Image: N, A. (2015) User Scenarios [Image]. Retrieved
In this weeks lecture it focuses on introducing, user scenarios and how through using user personas can be applied to in order to produce scenarios.
User scenarios are the stories, which user personas act out. User scenarios are thought out exercises though represented visually, in which the designer predicts certain types of users represented by designer’s personas will interact with your project in a given situation in order to complete a given goal.
User scenarios lets the designers understand what future users will look for when trying to complete tasks on designers project. Even if personas fail in the task, at least there is a visual representation of the problem and can refer back to resolve it. User scenarios allow designers to test site structure before it being fully developed and isolating problems before they arise.
User scenarios should highlight the Who, What, Where, When, Why and How of the usage. User scenarios should also include the users motivations and thought process.
Above is an example of user scenario mapping using post it notes where it tracks different behaviours and stories and step through the website for ordering flowers.
Below is a persona example from a brief of a PDA Application to help people find their way around an airport.
Image: Waterson, S. (2016) User Persona Example [Screenshot]. Retrieved
Image: Waterson, S. (2016) Scenario Definition [Screenshot]. Retrieved
After establishing the user personas, below is an example of user scenario from the same brief.
Image: Waterson, S. (2016) User Scenario Example [Screenshot]. Retrieved
Scenarios are then broken into steps.
After Angela disembark the airport information and service details. She downloads the PDA airport guide via wireless network using Bluetooth. Angela quick find her favourite coffee shop in the list and sees it’s only a few minutes walk away.
Image: Waterson, S. (2016) Scenario Step 1 [Screenshot]. Retrieved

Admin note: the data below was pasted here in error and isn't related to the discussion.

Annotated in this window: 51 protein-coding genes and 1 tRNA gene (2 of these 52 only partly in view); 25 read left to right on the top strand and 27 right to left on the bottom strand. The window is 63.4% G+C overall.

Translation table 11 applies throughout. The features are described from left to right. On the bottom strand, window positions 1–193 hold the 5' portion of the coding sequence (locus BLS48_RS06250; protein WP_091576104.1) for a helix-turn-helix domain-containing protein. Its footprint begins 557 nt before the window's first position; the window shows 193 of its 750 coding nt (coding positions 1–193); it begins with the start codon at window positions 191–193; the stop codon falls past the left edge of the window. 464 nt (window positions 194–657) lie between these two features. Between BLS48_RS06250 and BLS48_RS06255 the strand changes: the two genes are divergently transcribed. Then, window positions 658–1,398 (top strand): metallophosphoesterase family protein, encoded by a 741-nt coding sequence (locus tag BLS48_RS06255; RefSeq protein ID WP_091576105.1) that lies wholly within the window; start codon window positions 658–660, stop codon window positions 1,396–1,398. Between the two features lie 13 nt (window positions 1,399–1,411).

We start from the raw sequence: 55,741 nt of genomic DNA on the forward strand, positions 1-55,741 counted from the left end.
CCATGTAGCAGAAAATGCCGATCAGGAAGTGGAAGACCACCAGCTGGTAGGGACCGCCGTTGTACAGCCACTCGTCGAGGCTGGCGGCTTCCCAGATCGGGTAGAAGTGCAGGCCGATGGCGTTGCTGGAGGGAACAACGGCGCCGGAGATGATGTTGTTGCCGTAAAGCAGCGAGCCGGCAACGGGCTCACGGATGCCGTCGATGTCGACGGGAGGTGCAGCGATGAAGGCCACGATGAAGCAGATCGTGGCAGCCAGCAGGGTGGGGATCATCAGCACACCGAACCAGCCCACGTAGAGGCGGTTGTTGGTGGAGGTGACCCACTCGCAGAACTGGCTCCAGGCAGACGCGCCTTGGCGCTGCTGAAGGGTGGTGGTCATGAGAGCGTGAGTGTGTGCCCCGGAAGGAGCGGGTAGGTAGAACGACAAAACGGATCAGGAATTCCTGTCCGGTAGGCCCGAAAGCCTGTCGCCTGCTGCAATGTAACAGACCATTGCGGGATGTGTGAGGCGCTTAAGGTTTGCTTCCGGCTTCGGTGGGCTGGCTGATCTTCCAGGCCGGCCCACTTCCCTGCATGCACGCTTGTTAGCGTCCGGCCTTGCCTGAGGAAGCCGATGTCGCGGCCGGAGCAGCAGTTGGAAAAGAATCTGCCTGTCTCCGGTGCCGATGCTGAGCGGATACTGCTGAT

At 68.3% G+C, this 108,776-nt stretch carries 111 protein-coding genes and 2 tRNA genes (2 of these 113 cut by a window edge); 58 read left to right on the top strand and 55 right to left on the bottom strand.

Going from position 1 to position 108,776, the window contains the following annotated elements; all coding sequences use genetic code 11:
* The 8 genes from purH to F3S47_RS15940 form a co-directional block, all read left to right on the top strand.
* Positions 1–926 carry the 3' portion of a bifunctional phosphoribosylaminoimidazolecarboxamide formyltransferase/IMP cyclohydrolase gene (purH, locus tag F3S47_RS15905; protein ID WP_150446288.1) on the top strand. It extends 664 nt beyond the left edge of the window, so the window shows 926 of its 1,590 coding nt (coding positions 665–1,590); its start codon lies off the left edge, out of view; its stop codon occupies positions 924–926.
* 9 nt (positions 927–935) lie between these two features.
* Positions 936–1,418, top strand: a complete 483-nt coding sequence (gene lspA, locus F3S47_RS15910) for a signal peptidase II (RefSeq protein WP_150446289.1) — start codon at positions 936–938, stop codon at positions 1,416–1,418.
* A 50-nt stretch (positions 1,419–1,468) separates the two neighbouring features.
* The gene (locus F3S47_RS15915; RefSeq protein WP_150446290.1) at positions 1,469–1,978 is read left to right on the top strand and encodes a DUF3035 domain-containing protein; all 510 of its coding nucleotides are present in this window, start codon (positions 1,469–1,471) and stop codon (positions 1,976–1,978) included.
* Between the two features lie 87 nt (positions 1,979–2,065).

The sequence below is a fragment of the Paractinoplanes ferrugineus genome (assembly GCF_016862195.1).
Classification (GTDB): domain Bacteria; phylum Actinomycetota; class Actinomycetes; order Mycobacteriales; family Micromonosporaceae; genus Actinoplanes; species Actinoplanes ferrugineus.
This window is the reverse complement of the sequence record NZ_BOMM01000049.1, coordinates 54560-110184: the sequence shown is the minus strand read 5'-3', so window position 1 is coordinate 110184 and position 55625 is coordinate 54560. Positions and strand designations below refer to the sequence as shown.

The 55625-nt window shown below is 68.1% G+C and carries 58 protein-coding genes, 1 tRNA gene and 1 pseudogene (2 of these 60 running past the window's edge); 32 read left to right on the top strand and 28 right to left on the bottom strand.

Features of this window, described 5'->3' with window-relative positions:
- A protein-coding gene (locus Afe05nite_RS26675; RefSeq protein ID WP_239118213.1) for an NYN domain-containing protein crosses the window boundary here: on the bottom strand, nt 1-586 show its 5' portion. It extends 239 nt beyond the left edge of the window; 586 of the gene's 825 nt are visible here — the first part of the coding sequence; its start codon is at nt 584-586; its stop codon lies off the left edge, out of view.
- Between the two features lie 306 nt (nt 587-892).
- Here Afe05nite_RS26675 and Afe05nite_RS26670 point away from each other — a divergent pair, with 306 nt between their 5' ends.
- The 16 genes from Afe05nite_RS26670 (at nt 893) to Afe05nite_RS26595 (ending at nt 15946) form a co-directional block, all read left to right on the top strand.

Airport guide shows Angela exactly how to find the coffee shop with handy landmarks indicated in her map.
Image: Waterson, S. (2016) Scenario Step 2 [Screenshot]. Retrieved
Angela follows the directions the airport guide gives her, successfully finds the coffee shop and then gets latte.
Image: Waterson, S. (2016) Scenario Step 3 [Screenshot]. Retrieved
Now Angela needs to find her way back to the gate. She looks at the airport guide to look up the gate for her connecting flight then follows the directions it gives her.
Image: Waterson, S. (2016) Scenario Step 4 [Screenshot]. Retrieved
Angela arrives at the gate with plenty of time to spare.
Image: Waterson, S. (2016) Scenario Step 5 [Screenshot]. Retrieved
Once there is a solid understanding of a problem, the persona and the context, which the persona will, use the product; designers will develop the specifics of the design.
Below is an example of two screen design specifics, which were designed to show the list and the map. After choosing a service, Angela sees the map screen, which will guide her to the destination.
Image: Waterson, S. (2016) Design Specs [Screenshot]. Retrieved
“I think the most important aspect of the lecture would be to clearly break down the steps of the user scenario to properly understand if the scenario that is created fits in with the project. A clear user scenario then allows designers to clearly design specifics, which match visually”
Therefore it is essential that designers must break down steps when creating user scenarios to better understand if the scenario created is clear and matching with the project.